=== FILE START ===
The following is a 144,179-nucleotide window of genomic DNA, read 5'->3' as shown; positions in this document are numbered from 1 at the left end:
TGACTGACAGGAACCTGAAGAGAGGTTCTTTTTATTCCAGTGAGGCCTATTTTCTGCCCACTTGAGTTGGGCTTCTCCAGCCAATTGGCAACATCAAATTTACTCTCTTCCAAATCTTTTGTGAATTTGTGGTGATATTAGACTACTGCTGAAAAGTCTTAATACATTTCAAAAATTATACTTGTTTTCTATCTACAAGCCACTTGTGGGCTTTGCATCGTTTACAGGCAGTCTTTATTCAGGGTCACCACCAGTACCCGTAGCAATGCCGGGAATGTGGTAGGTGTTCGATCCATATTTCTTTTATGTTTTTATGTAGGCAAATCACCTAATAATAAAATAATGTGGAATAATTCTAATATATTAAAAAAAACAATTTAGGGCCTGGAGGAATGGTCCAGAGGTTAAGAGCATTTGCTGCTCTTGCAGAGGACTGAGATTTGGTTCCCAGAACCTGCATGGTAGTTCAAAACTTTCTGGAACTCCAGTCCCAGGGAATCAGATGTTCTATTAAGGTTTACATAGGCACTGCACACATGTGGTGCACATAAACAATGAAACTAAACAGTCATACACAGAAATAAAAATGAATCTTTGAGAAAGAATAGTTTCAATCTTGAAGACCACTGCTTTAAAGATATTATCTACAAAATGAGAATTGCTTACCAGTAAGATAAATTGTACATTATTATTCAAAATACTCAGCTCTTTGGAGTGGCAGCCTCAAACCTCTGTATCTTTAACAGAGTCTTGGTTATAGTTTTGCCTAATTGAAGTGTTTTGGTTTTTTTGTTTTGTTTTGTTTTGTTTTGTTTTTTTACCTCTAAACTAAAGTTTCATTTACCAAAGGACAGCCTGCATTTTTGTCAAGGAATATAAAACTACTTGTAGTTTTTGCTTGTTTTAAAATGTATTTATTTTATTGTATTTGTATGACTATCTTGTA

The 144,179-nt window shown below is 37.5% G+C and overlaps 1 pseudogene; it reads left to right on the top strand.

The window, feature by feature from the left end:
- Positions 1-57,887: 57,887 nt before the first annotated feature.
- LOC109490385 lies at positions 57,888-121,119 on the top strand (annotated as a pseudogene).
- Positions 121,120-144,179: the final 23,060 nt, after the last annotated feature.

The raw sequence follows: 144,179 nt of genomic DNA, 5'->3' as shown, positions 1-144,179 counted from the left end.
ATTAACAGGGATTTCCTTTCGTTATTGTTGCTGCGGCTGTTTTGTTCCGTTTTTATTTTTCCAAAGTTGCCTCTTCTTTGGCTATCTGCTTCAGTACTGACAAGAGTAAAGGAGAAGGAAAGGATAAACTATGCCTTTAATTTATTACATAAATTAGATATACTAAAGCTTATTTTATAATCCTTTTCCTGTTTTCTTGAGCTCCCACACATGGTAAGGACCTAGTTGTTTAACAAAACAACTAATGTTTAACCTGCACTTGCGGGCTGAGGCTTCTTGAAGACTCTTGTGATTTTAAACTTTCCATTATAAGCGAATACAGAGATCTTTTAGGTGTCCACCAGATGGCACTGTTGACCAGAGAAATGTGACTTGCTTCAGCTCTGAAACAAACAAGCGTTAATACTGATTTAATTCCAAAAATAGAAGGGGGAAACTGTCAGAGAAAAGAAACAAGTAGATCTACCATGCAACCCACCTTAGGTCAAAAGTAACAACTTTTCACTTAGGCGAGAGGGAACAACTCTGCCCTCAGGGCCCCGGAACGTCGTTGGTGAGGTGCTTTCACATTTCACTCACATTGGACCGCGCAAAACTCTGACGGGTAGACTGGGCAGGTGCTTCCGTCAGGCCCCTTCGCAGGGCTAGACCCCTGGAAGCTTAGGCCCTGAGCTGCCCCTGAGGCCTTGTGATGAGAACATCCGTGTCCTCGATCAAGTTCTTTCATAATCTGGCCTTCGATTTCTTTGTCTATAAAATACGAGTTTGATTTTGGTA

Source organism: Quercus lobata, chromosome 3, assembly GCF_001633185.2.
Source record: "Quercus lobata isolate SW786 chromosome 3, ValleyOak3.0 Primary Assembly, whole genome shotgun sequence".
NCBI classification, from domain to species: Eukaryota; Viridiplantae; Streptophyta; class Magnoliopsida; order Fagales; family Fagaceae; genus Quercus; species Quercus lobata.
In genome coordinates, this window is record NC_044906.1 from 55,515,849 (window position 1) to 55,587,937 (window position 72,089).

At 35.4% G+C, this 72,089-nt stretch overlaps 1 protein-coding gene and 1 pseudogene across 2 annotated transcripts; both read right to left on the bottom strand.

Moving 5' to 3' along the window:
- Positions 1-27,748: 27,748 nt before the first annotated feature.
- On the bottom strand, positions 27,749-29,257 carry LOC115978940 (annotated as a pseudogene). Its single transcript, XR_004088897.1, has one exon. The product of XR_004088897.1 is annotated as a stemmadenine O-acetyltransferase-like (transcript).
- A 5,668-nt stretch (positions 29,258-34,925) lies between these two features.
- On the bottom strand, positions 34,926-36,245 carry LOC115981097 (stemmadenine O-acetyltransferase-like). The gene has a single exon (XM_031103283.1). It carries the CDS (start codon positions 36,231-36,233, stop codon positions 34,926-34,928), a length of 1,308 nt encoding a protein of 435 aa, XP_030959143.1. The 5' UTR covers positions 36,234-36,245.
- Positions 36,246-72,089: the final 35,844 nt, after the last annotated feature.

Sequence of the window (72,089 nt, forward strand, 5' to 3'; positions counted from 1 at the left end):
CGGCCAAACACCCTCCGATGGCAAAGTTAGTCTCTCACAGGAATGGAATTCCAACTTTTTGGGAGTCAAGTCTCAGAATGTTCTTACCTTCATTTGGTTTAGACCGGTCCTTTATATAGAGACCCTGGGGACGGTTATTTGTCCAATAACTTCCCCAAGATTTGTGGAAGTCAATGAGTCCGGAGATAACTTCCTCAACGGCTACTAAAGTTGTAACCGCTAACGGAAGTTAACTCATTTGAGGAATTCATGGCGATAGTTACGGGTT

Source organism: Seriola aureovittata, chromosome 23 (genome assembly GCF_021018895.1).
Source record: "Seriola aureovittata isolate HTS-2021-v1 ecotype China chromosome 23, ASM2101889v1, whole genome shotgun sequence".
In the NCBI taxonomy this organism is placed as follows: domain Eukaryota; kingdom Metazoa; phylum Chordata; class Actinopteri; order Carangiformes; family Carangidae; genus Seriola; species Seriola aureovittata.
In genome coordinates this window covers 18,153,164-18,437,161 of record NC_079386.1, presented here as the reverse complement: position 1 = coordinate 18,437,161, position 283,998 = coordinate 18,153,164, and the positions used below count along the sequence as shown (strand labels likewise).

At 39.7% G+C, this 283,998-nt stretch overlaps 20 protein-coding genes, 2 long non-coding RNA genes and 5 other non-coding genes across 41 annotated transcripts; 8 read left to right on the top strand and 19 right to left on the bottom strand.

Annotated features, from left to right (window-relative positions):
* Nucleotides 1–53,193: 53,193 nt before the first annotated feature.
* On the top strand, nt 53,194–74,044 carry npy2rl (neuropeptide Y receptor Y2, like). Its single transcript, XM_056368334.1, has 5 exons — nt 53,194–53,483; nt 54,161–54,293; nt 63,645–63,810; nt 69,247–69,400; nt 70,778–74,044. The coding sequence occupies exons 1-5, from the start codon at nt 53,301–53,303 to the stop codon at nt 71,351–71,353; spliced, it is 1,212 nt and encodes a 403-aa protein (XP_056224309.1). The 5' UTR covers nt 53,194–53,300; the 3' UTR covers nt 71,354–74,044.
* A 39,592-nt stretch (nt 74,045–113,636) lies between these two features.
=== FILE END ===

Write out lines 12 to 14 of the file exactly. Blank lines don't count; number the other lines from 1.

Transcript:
NCBI classification, from domain to species: Eukaryota; Viridiplantae; Streptophyta; class Magnoliopsida; order Fagales; family Fagaceae; genus Quercus; species Quercus lobata.
In genome coordinates, this window is record NC_044906.1 from 55,515,849 (window position 1) to 55,587,937 (window position 72,089).

At 35.4% G+C, this 72,089-nt stretch overlaps 1 protein-coding gene and 1 pseudogene across 2 annotated transcripts; both read right to left on the bottom strand.